Horton House Fire Update

Friends and neighbors gathered at the Horton House yesterday afternoon to board up the historic home after the destructive fire. Lumber was donated by Home Depot.

Workers at the Horton House after fire, October 1, 2015.

Workers at the Horton House after fire, October 1, 2015.

Boarding up the sunroom at the back of the Horton House.

Boarding up the sunroom at the back of the Horton House.

The Town of Morrison sent out this report:

The Horton House Bed & Breakfast in Morrison, Colorado, was built in the 1870s. The house was owned and lived in by Lila Horton. Many guests have stayed there while visiting Morrison and have had the chance to experience the historic building in all its beauty.

This morning the historic and popular bed and breakfast caught fire–while everyone did get out okay, the house was considered a total loss.

Lila does not have insurance and has created an account to help with the losses–everything from historic items dating back over 100 years to numerous personal keepsakes.

Please help Lila to rebuild! Go to: GoFundMe if you can help.

In the late 1800s, this was the dwelling of James and Amy Abbo; James ran Abbo’s Livery nearby on the property. The house was later occupied by Dr. Frank Luce and his family; he was Morrison’s “horse-and-buggy” doctor in the first half of the 20th century. From 1945 to 1973 the house was a Mexican Restaurant, El Gallo Tuerto, one of the first in the Denver area. Additions have been made over the years.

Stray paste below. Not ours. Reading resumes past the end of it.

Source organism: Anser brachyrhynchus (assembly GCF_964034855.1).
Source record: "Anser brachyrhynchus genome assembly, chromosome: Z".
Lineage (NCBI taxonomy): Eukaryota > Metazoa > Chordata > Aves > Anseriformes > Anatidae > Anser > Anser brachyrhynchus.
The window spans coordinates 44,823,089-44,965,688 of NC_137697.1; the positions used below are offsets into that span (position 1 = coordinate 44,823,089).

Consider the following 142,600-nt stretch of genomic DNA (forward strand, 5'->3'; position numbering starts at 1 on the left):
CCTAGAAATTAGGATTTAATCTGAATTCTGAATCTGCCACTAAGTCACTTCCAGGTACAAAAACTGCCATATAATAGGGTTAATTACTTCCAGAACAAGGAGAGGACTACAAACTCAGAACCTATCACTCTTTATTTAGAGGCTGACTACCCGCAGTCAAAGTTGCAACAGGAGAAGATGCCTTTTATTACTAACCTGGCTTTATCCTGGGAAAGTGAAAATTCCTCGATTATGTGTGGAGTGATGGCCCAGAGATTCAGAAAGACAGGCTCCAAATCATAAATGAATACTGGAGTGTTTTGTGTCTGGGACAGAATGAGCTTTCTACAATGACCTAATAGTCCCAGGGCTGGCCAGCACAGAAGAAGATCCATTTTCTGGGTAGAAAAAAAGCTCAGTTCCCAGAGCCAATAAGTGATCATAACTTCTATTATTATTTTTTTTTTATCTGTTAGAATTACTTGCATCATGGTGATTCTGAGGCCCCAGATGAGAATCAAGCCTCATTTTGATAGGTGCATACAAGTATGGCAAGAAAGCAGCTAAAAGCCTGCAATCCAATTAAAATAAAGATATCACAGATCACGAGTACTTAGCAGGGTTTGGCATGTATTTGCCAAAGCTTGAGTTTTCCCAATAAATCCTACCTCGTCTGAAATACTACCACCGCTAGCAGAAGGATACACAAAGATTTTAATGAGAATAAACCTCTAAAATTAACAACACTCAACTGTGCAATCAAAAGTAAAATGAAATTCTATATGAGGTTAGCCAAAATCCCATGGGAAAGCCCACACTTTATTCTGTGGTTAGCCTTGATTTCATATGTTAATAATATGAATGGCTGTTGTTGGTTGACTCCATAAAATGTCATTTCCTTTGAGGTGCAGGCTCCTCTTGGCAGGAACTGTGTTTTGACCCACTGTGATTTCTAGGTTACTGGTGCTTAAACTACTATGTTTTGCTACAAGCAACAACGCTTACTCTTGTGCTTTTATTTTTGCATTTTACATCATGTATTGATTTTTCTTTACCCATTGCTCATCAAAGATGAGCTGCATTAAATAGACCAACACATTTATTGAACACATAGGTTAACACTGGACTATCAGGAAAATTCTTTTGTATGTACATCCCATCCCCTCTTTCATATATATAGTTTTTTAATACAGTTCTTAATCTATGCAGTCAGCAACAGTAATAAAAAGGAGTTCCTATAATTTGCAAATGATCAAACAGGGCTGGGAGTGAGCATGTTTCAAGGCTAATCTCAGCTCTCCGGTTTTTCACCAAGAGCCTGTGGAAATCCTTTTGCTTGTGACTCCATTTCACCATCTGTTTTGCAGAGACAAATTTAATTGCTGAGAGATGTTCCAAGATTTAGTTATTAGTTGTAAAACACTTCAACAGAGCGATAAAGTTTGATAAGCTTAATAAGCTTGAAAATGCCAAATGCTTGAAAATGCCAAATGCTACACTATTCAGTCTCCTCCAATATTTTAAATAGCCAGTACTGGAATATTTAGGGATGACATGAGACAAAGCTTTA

The photos below were captured by Kenny Noble Cortes, of KLOV Radio, during the fire.

Fighting the Horton House fire, October 1, 2015. Photo courtesy Kenny Noble Cortes.

Fighting the Horton House fire, October 1, 2015. Photo courtesy Kenny Noble Cortes.

Fighting the Horton House fire, October 1, 2015. Photo courtesy Kenny Noble Cortes.

Fighting the Horton House fire, October 1, 2015. Photo courtesy Kenny Noble Cortes.

Horton House Fire brings Painful Loss to Morrison

Historic Horton House

Historic Horton House in Morrison

Early this morning, the Horton House Bed and Breakfast was destroyed by fire! Heartbreaking photos indicate the extensive damage to Lila Horton’s childhood home, which she has run as a bed and breakfast for many years. (See “historic hospitality,” courtesy of City and Mountain Views.)

Lila has been at the center of Morrison’s history for many years, carrying on the preservation efforts started by her mother, Reenie Horton. She has owned and restored several historic buildings in town, some of which survive on the property.

If you have enjoyed staying at the Horton House, or just appreciated its quaint charm in a quiet corner of Canon St., please consider helping Lila and her family weather this tragic loss. A GoFundMe account has been set up to help Lila replace basic necessities and find a place to stay.

Cabin Fever Dance January 26!

Join us Saturday night for the Cabin Fever Dance. (Details at link.)

No tickets, no cover, no minimum– but space on the dance floor (Morrison Town Hall, 110 Stone St.) is limited. Music by the illustrious Morrison Town Band. Sample a previous Cabin Fever Dance at our blog.

Help spread the word, or gather up your friends and hit the Town Hall for dancing, hob-nobbing, and general family fun. First set starts at 6:30, frolic continues to 11 p.m. or so.

Special Added Attraction!

A special showing of the new documentary The Rooney Ranch Legacy will take place next door at the Clubhaus (106 Stone St) beginning at 7:30 p.m. Appearing with it is a delightful short film on The Red Airplane Guy.

Family Visit: Schrocks and Smiths

Yesterday I had a nice get-acquainted visit from three descendants of two pioneer Morrison families. Since the Heritage Museum closed, people don’t find us as easily, but we always appreciate hearing from people who grew up in Morrison or folks who are researching family histories or have something to share. Now that we’re primarily online, please post your comments on any page here, or send an email to info AT historicmorrison.org.